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Drugs. 2001;61(6):713-21.

Aminoglycoside adaptive resistance: importance for effective dosage regimens.

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Department of Clinical Pharmacology, Christchurch Hospital, New Zealand.


There are various pharmacodynamic features of the aminoglycosides that are thought to contribute to the benefits of once-daily administration, of which the ability to induce adaptive resistance is the least understood and discussed. However, this may be the most important characteristic conferring increased efficacy with extended interval dose administration. Adaptive resistance describes a reversible refractoriness to the bactericidal effect of an antibacterial agent. It is well documented for the aminoglycosides but has also been seen with the quinolones. It does not appear to be caused by a genetic mutational change but rather by a protective phenotypic alteration in bacterial characteristics. This includes reversible down-regulation of the active transport of aminoglycosides into gram-negative bacteria. In vitro, animal and clinical studies have shown that marked adaptive resistance of gram-negative bacteria to aminoglycosides occurs within 1-2 hours of the first dose. The duration of adaptive resistance relates directly to the half-life of elimination of the aminoglycoside. With normal human aminoglycoside pharmacokinetics, the resistance may be maximal for up to 16 hours after a single dose of aminoglycoside, followed by partial return of bacterial susceptibility at 24 hours and complete recovery at around 40 hours. With conventional dosage regimens, second and subsequent doses of aminoglycoside are given at the time of maximal resistance and this practice is also likely to reinforce the resistance. Dose administration at 24 hour intervals, or longer, may increase efficacy by allowing time for adaptive resistance to reverse.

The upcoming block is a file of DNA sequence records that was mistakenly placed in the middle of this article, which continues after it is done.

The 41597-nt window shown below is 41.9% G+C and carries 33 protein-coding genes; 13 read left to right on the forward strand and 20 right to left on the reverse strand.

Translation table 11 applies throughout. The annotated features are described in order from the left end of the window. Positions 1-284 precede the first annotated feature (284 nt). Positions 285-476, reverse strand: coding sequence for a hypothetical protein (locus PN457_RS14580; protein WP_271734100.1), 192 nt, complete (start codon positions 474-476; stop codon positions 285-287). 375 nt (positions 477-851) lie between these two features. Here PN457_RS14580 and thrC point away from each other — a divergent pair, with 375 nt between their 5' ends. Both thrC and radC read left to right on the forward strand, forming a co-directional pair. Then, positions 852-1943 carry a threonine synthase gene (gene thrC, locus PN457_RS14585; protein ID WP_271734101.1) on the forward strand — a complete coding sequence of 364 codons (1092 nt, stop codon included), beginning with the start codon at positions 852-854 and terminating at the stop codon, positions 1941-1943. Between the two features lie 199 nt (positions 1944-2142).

[Indexed for MEDLINE]

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